After a week of market turmoil, bleak headlines and disastrous polls, Britain’s Prime Minister Liz Truss stands in front of a TV barbecue on Sunday as the annual conference of her troubled Conservative Party kicks off.
Less than a month after taking office, the new Tory leader is set to sit down with the BBC in Birmingham, where the party begins its four-day meeting, and is expected to defend her controversial economic plans again.
Opposition parties, much of the public and even Conservative MPs – particularly supporters of their defeated rival Rishi Sunak – are appalled by the debt-fueled tax cut proposals unveiled by Truss and Finance Minister Kwasi Kwarteng.
Markets collapsed in response to the package and the Bank of England launched emergency intervention to bail out struggling pension funds, setting the stage for a difficult few days in Birmingham.
Breaking nearly a week of silence, Truss conducted a round of radio interviews with regional BBC stations on Thursday – when her awkward pauses drew almost as many headlines as her defense of the plan.
She then followed up with more interviews and a newspaper article on Friday in which she vowed to move forward with politics but to get “an iron grip” on public finances.
“I will do things differently. It involves tough decisions and short-term disruptions,” she wrote in the tabloid The Sun.
“Not everyone will like what we’re doing, but I want to reassure the public that the government has a clear plan that I believe is right for the country.”
Sunday’s live TV appearance is her first before a national UK audience since Kwarteng unveiled the controversial proposals on September 23 and comes after a series of polls showed a dramatic slump for her party.
A poll by YouGov on Friday found 51 per cent of Britons believe Truss should step down – and 54 per cent want Kwarteng to leave.
– existential threat? –
Several other polls in recent days have shown the opposition Labor Party by a mammoth lead of up to 33 points over the Conservatives – the widest since former Labor Prime Minister Tony Blair’s heyday in the late 1990s.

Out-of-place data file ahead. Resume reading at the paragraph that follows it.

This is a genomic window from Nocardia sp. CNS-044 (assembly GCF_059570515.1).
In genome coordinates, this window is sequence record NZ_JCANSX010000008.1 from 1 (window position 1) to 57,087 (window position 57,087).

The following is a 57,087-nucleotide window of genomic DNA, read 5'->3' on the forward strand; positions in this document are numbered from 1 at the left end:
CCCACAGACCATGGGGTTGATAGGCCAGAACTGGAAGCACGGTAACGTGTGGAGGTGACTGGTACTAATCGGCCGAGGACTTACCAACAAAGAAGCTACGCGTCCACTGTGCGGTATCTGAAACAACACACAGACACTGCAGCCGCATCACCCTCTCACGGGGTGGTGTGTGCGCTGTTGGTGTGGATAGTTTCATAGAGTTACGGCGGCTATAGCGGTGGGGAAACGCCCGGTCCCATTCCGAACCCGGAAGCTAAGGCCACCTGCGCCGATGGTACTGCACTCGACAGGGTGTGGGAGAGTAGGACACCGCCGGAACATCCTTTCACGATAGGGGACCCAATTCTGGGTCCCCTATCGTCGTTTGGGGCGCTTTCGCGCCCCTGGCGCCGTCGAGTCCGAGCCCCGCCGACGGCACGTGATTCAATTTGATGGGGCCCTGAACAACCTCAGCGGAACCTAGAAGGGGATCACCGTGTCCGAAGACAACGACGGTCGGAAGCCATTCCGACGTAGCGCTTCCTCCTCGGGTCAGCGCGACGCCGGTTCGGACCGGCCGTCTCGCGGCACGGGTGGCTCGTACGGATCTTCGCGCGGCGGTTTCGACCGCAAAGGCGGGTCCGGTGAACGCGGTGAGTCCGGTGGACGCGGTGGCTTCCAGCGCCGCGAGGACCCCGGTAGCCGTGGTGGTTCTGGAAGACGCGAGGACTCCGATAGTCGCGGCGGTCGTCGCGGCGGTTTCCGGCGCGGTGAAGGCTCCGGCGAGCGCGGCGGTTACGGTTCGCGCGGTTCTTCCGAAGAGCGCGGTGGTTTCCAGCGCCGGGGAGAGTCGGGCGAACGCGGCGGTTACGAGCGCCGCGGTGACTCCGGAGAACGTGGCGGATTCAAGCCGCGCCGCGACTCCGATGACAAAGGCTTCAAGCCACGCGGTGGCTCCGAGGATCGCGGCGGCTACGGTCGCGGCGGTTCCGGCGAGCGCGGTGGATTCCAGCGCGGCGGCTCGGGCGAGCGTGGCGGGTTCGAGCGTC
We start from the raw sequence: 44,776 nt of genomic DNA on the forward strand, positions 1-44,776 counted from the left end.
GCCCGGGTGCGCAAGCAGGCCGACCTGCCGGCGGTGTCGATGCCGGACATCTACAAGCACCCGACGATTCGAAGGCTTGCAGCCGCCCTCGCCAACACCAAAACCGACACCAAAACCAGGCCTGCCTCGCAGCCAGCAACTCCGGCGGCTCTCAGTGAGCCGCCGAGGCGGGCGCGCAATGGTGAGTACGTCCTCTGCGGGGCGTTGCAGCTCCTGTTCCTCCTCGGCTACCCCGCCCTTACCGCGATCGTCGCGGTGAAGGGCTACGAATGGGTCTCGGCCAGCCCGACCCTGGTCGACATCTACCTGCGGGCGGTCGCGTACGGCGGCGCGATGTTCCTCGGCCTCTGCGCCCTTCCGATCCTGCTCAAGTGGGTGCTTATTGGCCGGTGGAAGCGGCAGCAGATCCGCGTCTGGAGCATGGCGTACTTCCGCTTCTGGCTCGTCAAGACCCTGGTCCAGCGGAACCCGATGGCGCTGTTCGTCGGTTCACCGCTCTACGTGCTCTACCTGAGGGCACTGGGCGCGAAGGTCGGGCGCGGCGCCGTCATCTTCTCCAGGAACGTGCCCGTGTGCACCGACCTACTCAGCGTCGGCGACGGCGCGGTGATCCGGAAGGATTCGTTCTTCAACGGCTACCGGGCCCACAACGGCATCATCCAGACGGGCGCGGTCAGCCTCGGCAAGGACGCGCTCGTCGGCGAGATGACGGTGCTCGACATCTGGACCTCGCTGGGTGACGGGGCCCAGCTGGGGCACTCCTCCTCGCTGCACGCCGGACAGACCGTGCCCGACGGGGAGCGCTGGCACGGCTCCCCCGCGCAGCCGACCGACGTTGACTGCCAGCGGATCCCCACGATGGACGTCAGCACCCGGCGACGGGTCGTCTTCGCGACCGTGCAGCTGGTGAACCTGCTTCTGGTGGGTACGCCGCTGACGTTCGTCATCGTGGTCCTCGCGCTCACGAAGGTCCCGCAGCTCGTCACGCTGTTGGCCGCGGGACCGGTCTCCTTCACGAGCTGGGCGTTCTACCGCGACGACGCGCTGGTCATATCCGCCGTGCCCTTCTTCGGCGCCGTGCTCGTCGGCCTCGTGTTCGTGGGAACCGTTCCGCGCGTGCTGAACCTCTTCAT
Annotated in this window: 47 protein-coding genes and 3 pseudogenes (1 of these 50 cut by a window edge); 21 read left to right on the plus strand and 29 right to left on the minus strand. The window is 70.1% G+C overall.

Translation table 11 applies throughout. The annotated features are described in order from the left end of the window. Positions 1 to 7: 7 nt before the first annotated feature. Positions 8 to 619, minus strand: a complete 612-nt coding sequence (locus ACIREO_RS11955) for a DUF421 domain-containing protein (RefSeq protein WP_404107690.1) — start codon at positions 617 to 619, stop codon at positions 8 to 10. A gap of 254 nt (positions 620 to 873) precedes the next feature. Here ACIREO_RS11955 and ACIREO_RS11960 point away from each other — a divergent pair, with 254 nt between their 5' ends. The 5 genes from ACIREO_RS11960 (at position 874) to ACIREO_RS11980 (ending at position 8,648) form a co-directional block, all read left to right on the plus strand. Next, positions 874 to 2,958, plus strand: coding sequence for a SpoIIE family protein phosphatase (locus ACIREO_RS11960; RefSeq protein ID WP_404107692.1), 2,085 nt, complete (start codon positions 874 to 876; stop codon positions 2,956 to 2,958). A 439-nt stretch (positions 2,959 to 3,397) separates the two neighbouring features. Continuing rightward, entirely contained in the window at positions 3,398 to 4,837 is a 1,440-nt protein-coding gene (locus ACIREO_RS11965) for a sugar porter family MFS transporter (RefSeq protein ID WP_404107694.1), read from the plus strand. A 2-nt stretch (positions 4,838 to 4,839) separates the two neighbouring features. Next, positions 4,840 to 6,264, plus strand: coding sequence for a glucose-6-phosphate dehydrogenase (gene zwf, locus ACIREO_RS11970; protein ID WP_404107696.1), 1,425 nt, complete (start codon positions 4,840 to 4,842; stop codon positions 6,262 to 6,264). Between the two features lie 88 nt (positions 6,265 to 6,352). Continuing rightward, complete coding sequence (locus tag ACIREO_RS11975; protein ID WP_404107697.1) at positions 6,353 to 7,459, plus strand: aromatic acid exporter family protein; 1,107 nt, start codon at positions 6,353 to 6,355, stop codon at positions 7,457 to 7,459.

Echoing Blair, Labor leader Keir Starmer says his party now represents mainstream British voters and has urged Truss to recall Parliament rather than go ahead with their conference.
Both Sunak and former Prime Minister Boris Johnson are reportedly staying away from Birmingham.
But Truss will have plenty of critics on the lookout for what the Tories are calling Europe’s biggest annual political event.
Protesters angered by rising energy bills and the government’s handling of the worsening cost-of-living crisis rallied in London and Birmingham on Saturday, with more demonstrations planned for the start of Sunday’s Tory conference.
Kwarteng will address the party’s rank and file Monday before Truss closes the gathering on Wednesday with the chairman’s keynote address.
Although both have ruled out a U-turn on their economic package, they backed down on Friday by allowing the Office of Budgetary Responsibility to send an initial independent cost scorecard of it to Kwarteng later next week.
The conference program has already been cut to eliminate some of its fringe parties following the death of Queen Elizabeth II on September 8 – whom Truss appointed just two days before her death.
Not that there’s much for the Tories to celebrate given their poll numbers, which have fueled speculation that Truss might face her own leadership challenge or that she might sacrifice Kwarteng.
Many commentators are urging the duo to repent in Birmingham to avoid the kind of doomsday scenario concocted by senior Tory MP Charles Walker.
A parliamentary election is scheduled for January 2025 at the latest. But if one were held tomorrow, Walker said, “we would cease to exist as a functioning political party.”